By Stu Hackel
Let’s be straight here. The Canucks’ 40-year history is not jam-packed filled with glorious moments. When locals think about their team, disappointment is probably their most prominent emotion. It may have started when Vancouver lost the spin of the wheel for first draft pick in 1970 to their expansion cousins, the Sabres. Buffalo took Gilbert Perreault, a future Hall of Famer. Vancouver picked Dale Tallon next. He was a good NHL defenseman, but not a franchise player — and he wasn’t a Canuck for long.
The best versions of the Canucks always flopped in springtime. Something would always happen, heartbreak would always ensue. Their two runs to the Stanley Cup Final, in 1982 and 1994, were unexpected, fashioned by mediocre regular season teams that caught fire, then found themselves facing that season’s top regular season club for the championship.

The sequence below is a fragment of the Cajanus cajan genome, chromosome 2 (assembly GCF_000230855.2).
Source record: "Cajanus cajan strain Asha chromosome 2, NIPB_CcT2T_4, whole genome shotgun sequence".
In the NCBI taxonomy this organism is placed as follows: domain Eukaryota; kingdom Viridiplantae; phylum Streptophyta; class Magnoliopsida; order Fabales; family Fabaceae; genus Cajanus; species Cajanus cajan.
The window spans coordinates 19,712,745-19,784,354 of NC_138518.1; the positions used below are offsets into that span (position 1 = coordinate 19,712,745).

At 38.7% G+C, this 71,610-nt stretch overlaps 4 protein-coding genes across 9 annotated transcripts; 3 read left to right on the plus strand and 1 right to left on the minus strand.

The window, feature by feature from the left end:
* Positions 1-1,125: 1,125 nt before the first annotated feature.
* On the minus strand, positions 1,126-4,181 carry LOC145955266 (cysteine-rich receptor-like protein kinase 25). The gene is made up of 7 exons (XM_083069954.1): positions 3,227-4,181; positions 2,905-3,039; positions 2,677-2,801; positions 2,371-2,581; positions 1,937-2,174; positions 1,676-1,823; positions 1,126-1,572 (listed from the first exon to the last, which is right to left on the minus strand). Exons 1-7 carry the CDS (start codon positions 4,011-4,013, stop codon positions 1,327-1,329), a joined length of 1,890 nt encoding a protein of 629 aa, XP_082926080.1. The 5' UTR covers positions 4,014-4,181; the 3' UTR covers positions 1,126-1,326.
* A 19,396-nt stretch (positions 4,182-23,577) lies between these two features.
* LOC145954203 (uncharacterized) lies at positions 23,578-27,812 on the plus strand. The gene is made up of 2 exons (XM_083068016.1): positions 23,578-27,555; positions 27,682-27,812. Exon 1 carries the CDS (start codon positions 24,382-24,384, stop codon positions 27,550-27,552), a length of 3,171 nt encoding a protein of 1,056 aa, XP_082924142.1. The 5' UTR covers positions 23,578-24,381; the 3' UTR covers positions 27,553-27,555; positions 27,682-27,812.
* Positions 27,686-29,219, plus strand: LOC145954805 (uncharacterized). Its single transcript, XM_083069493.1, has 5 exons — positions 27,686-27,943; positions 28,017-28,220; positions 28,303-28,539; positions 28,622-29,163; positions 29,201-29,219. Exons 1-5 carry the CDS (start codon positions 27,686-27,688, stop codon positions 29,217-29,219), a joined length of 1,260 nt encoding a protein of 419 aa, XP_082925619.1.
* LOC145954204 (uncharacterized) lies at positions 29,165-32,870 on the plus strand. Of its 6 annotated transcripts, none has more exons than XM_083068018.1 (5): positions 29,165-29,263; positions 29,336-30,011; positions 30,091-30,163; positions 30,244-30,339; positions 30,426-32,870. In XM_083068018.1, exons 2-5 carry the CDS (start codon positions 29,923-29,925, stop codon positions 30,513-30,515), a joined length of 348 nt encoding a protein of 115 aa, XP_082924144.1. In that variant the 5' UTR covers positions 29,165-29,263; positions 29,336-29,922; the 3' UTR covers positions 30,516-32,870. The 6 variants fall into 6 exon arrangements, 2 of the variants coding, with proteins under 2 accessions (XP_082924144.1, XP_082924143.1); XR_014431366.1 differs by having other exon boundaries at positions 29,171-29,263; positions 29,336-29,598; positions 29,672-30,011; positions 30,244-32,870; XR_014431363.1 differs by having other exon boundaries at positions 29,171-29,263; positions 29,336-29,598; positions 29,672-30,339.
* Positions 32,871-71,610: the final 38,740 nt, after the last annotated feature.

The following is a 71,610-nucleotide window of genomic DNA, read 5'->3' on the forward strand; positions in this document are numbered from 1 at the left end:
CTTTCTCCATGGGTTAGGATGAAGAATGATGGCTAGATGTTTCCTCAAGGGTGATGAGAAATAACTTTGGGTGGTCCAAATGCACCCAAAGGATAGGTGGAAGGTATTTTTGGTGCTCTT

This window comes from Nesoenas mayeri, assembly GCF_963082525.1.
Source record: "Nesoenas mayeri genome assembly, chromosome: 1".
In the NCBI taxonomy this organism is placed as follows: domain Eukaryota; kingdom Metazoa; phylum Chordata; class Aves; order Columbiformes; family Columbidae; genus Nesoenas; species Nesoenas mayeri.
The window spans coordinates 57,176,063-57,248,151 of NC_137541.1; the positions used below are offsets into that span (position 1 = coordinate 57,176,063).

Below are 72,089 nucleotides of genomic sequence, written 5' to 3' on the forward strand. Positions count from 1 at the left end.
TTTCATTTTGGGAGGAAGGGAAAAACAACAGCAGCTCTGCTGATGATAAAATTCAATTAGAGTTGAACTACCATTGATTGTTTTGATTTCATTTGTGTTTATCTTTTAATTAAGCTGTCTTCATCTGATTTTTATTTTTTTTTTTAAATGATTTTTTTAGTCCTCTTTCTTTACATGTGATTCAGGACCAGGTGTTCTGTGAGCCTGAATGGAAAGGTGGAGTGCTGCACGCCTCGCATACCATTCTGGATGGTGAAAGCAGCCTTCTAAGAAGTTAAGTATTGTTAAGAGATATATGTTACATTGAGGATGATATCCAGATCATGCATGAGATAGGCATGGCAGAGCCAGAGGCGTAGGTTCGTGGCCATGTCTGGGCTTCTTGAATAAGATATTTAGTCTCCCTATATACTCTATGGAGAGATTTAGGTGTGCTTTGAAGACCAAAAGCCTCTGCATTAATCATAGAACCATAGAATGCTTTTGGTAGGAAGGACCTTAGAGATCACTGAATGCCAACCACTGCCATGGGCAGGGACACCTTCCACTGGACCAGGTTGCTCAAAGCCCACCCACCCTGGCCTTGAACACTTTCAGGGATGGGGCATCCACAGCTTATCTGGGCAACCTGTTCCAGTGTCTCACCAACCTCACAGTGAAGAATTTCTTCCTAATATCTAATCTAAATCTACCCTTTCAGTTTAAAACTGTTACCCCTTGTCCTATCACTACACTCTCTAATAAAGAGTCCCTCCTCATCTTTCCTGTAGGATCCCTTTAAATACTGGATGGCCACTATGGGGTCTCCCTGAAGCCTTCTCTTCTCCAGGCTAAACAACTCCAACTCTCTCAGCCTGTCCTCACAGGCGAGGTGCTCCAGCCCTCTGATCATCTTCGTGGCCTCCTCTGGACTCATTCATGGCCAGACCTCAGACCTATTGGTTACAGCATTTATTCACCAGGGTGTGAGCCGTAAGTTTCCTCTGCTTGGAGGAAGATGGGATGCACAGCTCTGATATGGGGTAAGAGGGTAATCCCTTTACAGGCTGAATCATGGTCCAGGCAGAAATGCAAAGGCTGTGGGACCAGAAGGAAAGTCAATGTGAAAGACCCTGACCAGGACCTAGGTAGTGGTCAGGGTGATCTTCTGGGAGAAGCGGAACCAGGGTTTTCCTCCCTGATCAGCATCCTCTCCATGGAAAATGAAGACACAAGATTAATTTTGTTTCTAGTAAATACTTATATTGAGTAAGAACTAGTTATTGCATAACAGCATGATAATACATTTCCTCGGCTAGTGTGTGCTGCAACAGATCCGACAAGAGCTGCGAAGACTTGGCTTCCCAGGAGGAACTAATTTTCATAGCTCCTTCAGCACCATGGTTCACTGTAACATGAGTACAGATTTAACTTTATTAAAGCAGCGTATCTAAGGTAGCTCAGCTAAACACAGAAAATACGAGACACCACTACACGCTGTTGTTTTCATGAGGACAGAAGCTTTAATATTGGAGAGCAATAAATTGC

No, the Hockey Gods never smiled on the Vancouver Canucks. Not until now.
Luck continues to visit the Canucks now that the Lightning and Bruins will go seven games. They will be home and well rested, their bumps, bruises and other undisclosed upper and lower body injures a bit more healed than the team that must fly to Vancouver to start of the Cup final next Wednesday.
Luck was with the Canucks throughout the conference championship series, right down to the end. The Sharks played — finally — their best game of the series in Game 5 – spirited, competitive and intelligently aggressive, even with their captain and top player, Joe Thornton, at less than full effectiveness because he was skating with a separated shoulder. Still, they earned their 2-1 lead in the dying moments of regulation and had it not been for Roberto Luongo’s heroics in Vancouver’s net, they’d be playing Game 6 tonight. Luongo made stops like this…